... the one thing that really stood out for me was its distinct visual style that made me wax poetic about the animation of my childhood. But to call the visuals of Drawn disney-like would not only be a gross understatement, it would also be misleading. Sure, the game evokes a level of nostalgia that makes you feel as though you were watching Sleeping Beauty and encountering Maleficent for the first time, but more than that, it transports you to a new place altogether. The childish looking games – which are deceptively difficult – combine with the oddly nostalgic visuals to make you feel as though you were playing a point ‘n click puzzle game adventure version of Where the Wild Things Are.
… my first entrance into the world of Drawn was like Dorothy opening the door to her room and stepping into the Technicolor land of Oz, or Lucy pushing her way through the furs in the wardrobe and first hearing the crunch of snow beneath her feet as she entered Narnia. Journeying into the magical landscape of Drawn: Dark Flight gave me the same sense of wonder in exploring a beautiful, though at times dark, new world, often leaving me just staring at each new scene in awe, soaking in the art and music.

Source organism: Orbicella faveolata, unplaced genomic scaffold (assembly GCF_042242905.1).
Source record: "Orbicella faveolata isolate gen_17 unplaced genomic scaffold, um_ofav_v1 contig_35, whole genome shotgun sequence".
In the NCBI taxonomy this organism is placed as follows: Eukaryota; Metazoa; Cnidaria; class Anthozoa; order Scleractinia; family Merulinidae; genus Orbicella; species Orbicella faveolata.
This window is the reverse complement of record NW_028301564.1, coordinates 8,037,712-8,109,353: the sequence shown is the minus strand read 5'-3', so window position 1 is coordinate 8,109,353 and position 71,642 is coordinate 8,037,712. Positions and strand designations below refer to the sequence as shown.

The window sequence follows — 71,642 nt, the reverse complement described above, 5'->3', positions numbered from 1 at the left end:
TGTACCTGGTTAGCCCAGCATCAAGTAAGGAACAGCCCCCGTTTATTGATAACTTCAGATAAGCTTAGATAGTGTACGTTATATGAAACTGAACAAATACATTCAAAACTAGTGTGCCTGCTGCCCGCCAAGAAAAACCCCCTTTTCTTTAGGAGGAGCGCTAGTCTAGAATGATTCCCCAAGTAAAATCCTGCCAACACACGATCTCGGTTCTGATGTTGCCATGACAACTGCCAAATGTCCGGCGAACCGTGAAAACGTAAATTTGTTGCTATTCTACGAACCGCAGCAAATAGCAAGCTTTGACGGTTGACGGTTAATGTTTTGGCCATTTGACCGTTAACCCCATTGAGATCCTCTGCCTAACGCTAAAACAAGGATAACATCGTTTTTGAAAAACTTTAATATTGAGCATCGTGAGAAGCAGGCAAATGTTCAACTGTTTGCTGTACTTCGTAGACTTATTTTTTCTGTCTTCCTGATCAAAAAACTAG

Dark Flight mixes several art styles in rendering this world of imagination. You’ll feel as if you’ve stepped into a Disney wonderland as you wander through a meadow with hopping bunnies and frolicking squirrels to talk to a grouchy gnome, while the lines of a child’s first book render a simple scene with a pirate on a paper boat amidst peaked paper waves. -Adventure Gamers